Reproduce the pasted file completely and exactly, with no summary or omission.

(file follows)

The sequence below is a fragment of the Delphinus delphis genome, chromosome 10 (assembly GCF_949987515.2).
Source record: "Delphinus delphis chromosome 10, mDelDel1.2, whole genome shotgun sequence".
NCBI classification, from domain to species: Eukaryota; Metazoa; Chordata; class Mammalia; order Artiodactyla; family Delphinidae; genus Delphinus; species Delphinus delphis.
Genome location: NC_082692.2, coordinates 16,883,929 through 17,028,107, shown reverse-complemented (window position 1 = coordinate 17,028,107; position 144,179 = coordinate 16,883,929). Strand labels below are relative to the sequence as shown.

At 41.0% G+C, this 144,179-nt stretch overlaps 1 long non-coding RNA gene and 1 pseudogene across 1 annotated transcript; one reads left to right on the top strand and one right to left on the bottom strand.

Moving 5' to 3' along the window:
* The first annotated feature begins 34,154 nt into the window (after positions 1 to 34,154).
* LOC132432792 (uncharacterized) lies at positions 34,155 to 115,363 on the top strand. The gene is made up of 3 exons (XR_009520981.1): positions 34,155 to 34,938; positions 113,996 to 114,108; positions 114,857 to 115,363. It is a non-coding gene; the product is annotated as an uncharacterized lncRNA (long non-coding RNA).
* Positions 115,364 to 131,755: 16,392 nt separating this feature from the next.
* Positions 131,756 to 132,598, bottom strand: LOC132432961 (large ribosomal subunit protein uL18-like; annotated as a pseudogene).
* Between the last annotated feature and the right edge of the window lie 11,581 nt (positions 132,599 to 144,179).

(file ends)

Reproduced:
The sequence below is a fragment of the Delphinus delphis genome, chromosome 10 (assembly GCF_949987515.2).
Source record: "Delphinus delphis chromosome 10, mDelDel1.2, whole genome shotgun sequence".
NCBI classification, from domain to species: Eukaryota; Metazoa; Chordata; class Mammalia; order Artiodactyla; family Delphinidae; genus Delphinus; species Delphinus delphis.
Genome location: NC_082692.2, coordinates 16,883,929 through 17,028,107, shown reverse-complemented (window position 1 = coordinate 17,028,107; position 144,179 = coordinate 16,883,929). Strand labels below are relative to the sequence as shown.

At 41.0% G+C, this 144,179-nt stretch overlaps 1 long non-coding RNA gene and 1 pseudogene across 1 annotated transcript; one reads left to right on the top strand and one right to left on the bottom strand.

Moving 5' to 3' along the window:
* The first annotated feature begins 34,154 nt into the window (after positions 1 to 34,154).
* LOC132432792 (uncharacterized) lies at positions 34,155 to 115,363 on the top strand. The gene is made up of 3 exons (XR_009520981.1): positions 34,155 to 34,938; positions 113,996 to 114,108; positions 114,857 to 115,363. It is a non-coding gene; the product is annotated as an uncharacterized lncRNA (long non-coding RNA).
* Positions 115,364 to 131,755: 16,392 nt separating this feature from the next.
* Positions 131,756 to 132,598, bottom strand: LOC132432961 (large ribosomal subunit protein uL18-like; annotated as a pseudogene).
* Between the last annotated feature and the right edge of the window lie 11,581 nt (positions 132,599 to 144,179).